Zach said:

Yeah it's certainly easy to get obsessed with this one! It's really hard to put down once you get into it. As for the gore, I figure that anyone who would be turned off would see the M rating and know to exercise caution. It's few and far between, but it's described in quite graphic detail in a kind of Stephen King-esque way. That part I didn't find especially disturbing however - they do a lot more disturbing things here without the help of gore - and I wouldn't let that deter anyone from checking this out. It certainly isn't for the faint of heart, though, that's for sure.

Here's info on the sequel, it's certainly making me more seriously consider getting a Vita...



theblackdragon said:

@Zach: No More Heroes was rated M, and I love that series — it does get graphic at times, but it handles it in a much more humorous way. I'm also a huge fan of the Doom series — Doom 3 was amazing and I loved it to bits. I love campy horror, zombie movies and stuff, and i figured 999 would be more crazy out-there stuff, and plus it was getting rave reviews — that's why i shelled out for it.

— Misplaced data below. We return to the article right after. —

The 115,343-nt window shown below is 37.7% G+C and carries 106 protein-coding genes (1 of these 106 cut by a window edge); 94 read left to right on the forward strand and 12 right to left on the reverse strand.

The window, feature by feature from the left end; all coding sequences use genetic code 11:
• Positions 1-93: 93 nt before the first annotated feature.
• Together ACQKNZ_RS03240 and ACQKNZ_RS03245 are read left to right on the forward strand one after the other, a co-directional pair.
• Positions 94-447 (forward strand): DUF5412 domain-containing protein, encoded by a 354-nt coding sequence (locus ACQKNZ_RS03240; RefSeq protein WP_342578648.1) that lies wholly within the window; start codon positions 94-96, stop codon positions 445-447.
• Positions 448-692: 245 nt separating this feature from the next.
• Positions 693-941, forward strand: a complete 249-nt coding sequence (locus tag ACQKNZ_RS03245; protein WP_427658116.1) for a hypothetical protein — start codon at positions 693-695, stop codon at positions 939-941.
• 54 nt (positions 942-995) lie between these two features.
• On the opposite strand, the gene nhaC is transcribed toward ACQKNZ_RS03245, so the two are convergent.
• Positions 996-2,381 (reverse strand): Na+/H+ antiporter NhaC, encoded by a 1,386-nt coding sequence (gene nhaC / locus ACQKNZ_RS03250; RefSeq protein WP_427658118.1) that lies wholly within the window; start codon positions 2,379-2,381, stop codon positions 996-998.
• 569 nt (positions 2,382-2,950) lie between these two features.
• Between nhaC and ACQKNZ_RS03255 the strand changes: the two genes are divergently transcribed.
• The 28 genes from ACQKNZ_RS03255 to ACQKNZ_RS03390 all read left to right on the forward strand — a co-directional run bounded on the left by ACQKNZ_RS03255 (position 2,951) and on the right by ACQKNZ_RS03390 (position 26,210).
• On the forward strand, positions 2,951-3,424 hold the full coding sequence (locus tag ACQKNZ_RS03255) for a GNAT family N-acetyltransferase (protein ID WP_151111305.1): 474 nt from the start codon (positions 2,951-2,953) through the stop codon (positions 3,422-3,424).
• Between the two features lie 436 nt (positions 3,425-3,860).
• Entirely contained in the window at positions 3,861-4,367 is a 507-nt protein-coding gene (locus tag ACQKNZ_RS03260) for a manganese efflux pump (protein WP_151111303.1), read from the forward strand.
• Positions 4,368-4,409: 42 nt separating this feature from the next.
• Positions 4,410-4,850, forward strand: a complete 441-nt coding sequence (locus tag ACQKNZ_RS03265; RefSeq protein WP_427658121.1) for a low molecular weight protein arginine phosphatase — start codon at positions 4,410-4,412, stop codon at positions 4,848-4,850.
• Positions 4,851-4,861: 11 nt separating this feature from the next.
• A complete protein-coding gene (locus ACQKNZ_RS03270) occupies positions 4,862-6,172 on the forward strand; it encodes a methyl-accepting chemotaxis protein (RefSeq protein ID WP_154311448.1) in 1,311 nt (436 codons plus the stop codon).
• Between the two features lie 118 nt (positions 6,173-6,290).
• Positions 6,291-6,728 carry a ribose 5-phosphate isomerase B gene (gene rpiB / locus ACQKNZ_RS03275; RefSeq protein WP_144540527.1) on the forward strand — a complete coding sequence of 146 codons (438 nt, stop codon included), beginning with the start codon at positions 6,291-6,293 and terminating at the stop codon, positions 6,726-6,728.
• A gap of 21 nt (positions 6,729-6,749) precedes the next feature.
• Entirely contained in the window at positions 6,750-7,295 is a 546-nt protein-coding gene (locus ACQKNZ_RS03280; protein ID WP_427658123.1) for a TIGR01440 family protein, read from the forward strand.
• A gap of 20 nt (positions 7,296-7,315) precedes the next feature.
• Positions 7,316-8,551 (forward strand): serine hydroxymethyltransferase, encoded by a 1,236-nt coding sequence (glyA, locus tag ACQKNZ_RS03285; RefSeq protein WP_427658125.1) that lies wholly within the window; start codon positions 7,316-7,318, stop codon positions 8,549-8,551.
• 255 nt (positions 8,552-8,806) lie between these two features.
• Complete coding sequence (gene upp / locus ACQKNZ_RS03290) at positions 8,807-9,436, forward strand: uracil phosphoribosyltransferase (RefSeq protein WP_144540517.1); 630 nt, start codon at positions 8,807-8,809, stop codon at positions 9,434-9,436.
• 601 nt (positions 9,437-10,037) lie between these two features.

however, 999 takes the horror and puts it on a much more serious, personal level, I felt. it's more akin to the Saw movies, which I absolutely detest... the fact that grisly deaths in this game are illustrated in such detail even without showing everything visually straight-up turned my stomach. I know it didn't bother you (or most of our userbase, haha), but I also know that there are others lurking out there who may be curious about this title and yet as sensitive about such things as I am, and so I felt it bore mentioning. :3



Zach said:

@tbd Oh yes, it definitely does bear mentioning! I encourage the feeble-stomached to seriously consider your warning. I'm just giving another take on it as well